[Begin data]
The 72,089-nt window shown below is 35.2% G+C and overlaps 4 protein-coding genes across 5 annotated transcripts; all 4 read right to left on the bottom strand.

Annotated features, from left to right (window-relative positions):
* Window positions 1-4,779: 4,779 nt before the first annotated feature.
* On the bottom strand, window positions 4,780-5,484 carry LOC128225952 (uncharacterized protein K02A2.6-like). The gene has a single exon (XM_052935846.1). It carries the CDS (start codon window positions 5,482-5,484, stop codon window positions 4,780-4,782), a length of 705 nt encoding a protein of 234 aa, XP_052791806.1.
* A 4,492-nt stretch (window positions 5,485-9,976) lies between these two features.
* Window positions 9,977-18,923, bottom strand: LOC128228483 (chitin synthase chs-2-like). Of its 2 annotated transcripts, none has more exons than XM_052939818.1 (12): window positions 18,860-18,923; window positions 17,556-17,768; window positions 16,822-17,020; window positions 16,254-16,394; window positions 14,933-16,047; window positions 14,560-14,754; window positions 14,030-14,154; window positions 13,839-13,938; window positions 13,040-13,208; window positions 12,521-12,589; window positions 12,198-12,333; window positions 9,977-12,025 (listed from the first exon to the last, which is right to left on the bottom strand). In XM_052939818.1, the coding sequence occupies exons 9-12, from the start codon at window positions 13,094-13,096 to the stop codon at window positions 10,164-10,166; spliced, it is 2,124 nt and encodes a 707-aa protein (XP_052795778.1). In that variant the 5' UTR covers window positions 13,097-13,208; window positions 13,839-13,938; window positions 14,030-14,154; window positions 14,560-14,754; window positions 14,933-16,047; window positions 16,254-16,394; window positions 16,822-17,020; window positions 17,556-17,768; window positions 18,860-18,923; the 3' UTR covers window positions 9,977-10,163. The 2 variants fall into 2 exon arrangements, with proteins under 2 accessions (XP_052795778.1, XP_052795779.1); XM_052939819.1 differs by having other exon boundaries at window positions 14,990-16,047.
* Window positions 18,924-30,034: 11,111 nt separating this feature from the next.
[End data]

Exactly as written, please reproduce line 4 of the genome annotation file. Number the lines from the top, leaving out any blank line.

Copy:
* On the bottom strand, window positions 4,780-5,484 carry LOC128225952 (uncharacterized protein K02A2.6-like). The gene has a single exon (XM_052935846.1). It carries the CDS (start codon window positions 5,482-5,484, stop codon window positions 4,780-4,782), a length of 705 nt encoding a protein of 234 aa, XP_052791806.1.